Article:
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Outcomes after induction failure in childhood acute lymphoblastic leukemia. N Engl J Med 2012 Apr 12;366(15):1371-81

Date

04/13/2012

Pubmed ID

22494120

Pubmed Central ID

PMC3374496

DOI

10.1056/NEJMoa1110169

Abstract

BACKGROUND: Failure of remission-induction therapy is a rare but highly adverse event in children and adolescents with acute lymphoblastic leukemia (ALL).

METHODS: We identified induction failure, defined by the persistence of leukemic blasts in blood, bone marrow, or any extramedullary site after 4 to 6 weeks of remission-induction therapy, in 1041 of 44,017 patients (2.4%) 0 to 18 years of age with newly diagnosed ALL who were treated by a total of 14 cooperative study groups between 1985 and 2000. We analyzed the relationships among disease characteristics, treatments administered, and outcomes in these patients.

RESULTS: Patients with induction failure frequently presented with high-risk features, including older age, high leukocyte count, leukemia with a T-cell phenotype, the Philadelphia chromosome, and 11q23 rearrangement. With a median follow-up period of 8.3 years (range, 1.5 to 22.1), the 10-year survival rate (±SE) was estimated at only 32±1%. An age of 10 years or older, T-cell leukemia, the presence of an 11q23 rearrangement, and 25% or more blasts in the bone marrow at the end of induction therapy were associated with a particularly poor outcome. High hyperdiploidy (a modal chromosome number >50) and an age of 1 to 5 years were associated with a favorable outcome in patients with precursor B-cell leukemia. Allogeneic stem-cell transplantation from matched, related donors was associated with improved outcomes in T-cell leukemia. Children younger than 6 years of age with precursor B-cell leukemia and no adverse genetic features had a 10-year survival rate of 72±5% when treated with chemotherapy only.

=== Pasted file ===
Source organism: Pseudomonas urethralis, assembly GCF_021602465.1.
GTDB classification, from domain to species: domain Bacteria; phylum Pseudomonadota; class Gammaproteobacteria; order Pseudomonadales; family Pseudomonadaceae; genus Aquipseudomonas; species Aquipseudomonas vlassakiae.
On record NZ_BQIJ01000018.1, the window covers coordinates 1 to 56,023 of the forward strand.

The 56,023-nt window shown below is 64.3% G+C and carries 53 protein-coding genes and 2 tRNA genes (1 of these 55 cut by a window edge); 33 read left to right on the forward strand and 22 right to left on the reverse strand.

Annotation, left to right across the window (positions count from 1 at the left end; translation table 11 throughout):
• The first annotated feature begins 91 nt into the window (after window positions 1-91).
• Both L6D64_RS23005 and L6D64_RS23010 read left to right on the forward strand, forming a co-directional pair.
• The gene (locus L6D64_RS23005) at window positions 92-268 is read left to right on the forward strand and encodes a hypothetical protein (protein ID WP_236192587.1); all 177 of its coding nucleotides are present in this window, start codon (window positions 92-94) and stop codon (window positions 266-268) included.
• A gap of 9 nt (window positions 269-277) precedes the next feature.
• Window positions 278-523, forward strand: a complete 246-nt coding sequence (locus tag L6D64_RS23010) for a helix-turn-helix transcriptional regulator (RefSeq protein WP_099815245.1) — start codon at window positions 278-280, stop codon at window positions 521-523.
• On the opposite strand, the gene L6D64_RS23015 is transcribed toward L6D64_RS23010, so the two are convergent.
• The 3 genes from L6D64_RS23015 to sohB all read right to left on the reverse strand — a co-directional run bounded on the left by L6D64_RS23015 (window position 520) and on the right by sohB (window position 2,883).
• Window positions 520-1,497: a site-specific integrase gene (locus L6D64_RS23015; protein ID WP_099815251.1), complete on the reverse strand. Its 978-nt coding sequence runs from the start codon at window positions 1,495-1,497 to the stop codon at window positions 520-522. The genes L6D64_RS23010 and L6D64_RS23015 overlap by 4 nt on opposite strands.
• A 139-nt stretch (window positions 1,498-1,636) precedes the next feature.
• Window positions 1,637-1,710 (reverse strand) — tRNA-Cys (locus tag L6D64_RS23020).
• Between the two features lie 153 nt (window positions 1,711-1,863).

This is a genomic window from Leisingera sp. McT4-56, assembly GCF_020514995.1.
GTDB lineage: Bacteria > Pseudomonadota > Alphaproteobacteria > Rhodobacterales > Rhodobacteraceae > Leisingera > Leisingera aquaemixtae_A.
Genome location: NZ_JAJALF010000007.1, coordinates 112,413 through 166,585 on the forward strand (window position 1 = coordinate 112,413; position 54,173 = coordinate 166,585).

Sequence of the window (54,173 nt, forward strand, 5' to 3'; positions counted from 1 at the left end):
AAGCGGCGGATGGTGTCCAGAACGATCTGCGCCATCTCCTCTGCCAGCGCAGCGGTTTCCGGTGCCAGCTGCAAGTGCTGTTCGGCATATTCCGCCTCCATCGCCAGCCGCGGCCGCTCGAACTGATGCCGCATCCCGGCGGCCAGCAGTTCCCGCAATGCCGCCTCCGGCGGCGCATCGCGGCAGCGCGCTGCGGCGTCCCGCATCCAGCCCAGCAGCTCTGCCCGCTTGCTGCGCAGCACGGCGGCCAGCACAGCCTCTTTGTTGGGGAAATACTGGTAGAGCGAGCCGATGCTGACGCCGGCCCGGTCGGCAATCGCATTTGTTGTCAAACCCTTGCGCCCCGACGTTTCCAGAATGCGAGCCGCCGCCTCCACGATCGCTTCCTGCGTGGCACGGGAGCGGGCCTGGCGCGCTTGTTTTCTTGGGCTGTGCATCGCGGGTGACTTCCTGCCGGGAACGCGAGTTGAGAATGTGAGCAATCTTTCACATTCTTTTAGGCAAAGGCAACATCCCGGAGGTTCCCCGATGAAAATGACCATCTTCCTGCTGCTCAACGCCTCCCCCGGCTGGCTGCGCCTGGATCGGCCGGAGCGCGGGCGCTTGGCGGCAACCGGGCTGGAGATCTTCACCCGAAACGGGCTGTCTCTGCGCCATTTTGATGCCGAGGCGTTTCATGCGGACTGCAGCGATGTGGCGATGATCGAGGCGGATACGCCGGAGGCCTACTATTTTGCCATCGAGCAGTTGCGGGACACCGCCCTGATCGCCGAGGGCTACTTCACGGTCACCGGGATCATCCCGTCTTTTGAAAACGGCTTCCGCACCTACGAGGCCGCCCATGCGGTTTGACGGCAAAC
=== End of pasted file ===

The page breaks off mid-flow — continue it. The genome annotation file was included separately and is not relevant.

CONCLUSIONS: Pediatric ALL with induction failure is highly heterogeneous. Patients who have T-cell leukemia appear to have a better outcome with allogeneic stem-cell transplantation than with chemotherapy, whereas patients who have precursor B-cell leukemia without other adverse features appear to have a better outcome with chemotherapy. (Funded by Deutsche Krebshilfe and others.).

Author List

Schrappe M, Hunger SP, Pui CH, Saha V, Gaynon PS, Baruchel A, Conter V, Otten J, Ohara A, Versluys AB, Escherich G, Heyman M, Silverman LB, Horibe K, Mann G, Camitta BM, Harbott J, Riehm H, Richards S, Devidas M, Zimmermann M

Author

Bruce M. Camitta MD Clinical Professor in the Medicine department at Medical College of Wisconsin




MESH terms used to index this publication - Major topics in bold

Adolescent
Age Factors
Antineoplastic Agents
Child
Child, Preschool
Female
Follow-Up Studies
Fusion Proteins, bcr-abl
Gene Rearrangement
Humans
Infant
Kaplan-Meier Estimate
Leukocyte Count
Male
Precursor Cell Lymphoblastic Leukemia-Lymphoma
Prognosis
Remission Induction
Retrospective Studies
Stem Cell Transplantation
Survival Rate
Treatment Failure
Treatment Outcome
jenkins-FCD Prod-409 d1e206b0be345926047b0d9c353c78a4cce4058b